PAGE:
When Miami Beach Mayor Philip Levine not only became the first sitting head of a Dade County city to visit Cuba but also sparked the possibility of a hosting a Cuban consulate in Miami Beach, it could be seen as a litmus test to see how charged the third rail of local politics still is.
Turns out it's still pretty damn charged.
The Miami Beach Commission voted 4-3 today to oppose the idea of a consulate after a rash of local outrage. The vote is a rare blow for Levine, a mayor who usually enjoys majority support from a city commission packed full of his allies.
Levine traveled to Cuba with students from Tufts University last month, and during a meeting with Cuba’s Foreign Relations Ministry, he broached the idea of a consulate. Commissioner Ricky Arriola, a Cuban American himself, joined Levine on the trip and defended the idea.
“No one invited them to Miami Beach," Arriola said Monday at a meeting of the city's Hispanic Affairs Committee. "I did not. Mayor Levine did not. What we invited was the essence of the American way of talking and engaging. Just simply to talk."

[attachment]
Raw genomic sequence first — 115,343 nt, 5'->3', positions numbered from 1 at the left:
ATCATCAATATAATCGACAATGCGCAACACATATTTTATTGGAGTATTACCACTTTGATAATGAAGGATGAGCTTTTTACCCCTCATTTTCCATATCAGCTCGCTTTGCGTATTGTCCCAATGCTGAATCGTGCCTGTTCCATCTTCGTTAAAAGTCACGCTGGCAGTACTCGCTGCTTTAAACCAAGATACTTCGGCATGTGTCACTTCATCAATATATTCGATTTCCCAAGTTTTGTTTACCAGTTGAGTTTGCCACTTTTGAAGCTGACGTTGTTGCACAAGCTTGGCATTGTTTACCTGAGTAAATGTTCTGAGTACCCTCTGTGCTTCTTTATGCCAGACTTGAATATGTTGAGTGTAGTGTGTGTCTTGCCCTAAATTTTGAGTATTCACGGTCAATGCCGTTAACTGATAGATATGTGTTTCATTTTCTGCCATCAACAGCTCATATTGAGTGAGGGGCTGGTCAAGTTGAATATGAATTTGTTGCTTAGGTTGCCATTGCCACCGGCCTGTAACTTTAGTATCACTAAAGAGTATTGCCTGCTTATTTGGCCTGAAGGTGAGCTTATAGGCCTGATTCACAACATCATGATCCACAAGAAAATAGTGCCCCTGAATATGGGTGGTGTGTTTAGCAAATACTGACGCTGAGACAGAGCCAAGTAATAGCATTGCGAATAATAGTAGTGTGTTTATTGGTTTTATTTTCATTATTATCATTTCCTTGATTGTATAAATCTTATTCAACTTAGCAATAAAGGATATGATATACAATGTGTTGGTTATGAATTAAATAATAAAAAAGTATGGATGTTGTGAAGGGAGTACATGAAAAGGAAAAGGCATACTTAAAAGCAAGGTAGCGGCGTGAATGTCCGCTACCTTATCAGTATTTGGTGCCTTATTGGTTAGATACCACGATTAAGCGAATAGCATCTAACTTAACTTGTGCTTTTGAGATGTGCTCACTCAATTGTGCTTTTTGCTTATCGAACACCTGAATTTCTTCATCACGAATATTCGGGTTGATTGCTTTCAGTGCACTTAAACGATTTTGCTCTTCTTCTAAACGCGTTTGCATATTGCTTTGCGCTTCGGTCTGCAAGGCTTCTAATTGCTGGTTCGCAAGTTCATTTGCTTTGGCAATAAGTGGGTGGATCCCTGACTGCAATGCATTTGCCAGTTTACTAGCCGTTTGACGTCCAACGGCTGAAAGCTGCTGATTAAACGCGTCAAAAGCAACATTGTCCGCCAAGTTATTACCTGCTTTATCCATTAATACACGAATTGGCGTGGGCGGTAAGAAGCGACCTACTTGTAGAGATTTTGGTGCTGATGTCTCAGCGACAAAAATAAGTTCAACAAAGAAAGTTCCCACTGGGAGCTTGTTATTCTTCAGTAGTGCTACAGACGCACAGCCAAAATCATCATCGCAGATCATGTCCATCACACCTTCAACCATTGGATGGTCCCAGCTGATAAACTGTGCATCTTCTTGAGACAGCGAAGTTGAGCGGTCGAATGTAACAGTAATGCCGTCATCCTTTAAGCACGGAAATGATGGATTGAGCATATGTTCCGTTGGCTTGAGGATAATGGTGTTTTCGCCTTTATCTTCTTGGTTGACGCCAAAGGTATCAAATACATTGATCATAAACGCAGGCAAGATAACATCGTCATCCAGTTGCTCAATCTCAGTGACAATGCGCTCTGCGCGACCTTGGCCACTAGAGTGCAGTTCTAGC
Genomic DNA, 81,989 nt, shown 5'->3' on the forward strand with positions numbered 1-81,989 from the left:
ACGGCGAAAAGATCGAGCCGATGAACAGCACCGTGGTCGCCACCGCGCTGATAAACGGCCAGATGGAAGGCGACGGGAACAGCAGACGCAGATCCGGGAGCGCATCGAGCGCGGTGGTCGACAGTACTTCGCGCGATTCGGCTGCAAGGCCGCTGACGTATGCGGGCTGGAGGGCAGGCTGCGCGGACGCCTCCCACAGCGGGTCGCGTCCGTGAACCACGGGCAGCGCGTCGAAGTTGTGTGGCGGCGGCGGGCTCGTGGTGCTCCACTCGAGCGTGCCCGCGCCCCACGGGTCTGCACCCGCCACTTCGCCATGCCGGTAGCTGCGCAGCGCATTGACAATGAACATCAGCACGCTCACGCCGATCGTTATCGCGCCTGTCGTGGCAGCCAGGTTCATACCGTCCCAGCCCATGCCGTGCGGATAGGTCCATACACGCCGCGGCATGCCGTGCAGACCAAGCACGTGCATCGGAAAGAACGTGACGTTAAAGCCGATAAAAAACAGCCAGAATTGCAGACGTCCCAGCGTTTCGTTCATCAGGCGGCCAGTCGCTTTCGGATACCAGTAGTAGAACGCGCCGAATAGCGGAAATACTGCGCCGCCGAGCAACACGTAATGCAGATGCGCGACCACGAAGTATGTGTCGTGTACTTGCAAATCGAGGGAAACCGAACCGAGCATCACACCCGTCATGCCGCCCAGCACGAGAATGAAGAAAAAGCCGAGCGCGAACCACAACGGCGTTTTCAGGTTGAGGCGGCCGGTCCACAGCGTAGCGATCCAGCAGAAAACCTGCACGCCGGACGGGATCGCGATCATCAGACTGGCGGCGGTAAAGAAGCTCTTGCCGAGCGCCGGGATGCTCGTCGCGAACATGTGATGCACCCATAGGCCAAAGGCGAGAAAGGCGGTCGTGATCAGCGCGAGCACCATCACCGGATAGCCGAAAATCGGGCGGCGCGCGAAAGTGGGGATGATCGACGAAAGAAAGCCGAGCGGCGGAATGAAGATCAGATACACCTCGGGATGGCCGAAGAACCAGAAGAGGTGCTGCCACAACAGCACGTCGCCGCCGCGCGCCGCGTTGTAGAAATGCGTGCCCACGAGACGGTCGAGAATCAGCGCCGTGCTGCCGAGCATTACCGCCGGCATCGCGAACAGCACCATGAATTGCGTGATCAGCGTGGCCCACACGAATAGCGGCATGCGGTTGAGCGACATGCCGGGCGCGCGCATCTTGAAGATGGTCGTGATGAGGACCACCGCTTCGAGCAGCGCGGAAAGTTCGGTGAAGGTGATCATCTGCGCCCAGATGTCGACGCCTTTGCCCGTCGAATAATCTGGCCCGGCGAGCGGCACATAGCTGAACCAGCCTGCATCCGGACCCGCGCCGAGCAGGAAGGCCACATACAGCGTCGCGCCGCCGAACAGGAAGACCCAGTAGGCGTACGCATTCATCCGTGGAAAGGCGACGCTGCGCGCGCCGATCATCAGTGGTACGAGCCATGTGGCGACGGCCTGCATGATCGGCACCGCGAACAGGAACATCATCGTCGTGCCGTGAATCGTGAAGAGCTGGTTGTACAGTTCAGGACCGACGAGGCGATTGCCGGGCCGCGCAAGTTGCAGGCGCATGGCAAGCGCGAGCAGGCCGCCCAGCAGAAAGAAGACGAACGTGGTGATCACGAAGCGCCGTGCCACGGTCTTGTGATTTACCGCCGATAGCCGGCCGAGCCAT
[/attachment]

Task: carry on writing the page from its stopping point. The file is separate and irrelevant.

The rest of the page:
Though, even the idea of talking about it proved too controversial for many local Cuban Americans.
Activists showed up to oppose the talks, and last week protestors took to the streets to chant, “No Castro in South Beach!"
Both officials in the City of Miami and Miami-Dade County have formally opposed the idea of opening a Cuban Consulate within their borders.
With the passage of the resolution, Miami Beach now also officially opposes the idea unless serious human rights reforms are made in Cuba.
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Commissioners Kristen Rosen Gonzalez, Micky Ross Steinberg, Michael Grieco and John Elizabeth Aleman voted in favor of the resolution.
Levine, however, has remained resolute in his personal support for a consulate in Miami Beach, and even accused Commissioner Grieco of playing politics by sponsoring the resolution in the first place.
“The only reason this has happened is because you have a commissioner who is trying to use this as a political ploy because he would like to run for mayor, prematurely,” Levine told The Miami Herald earlier this week. “And he believes he can get the Cuban vote by appealing to their deepest level of fear and insecurity. Which is cruel. Especially when he’s not Cuban.”
Roughly 20 percent of Miami Beach's population is of Cuban descent.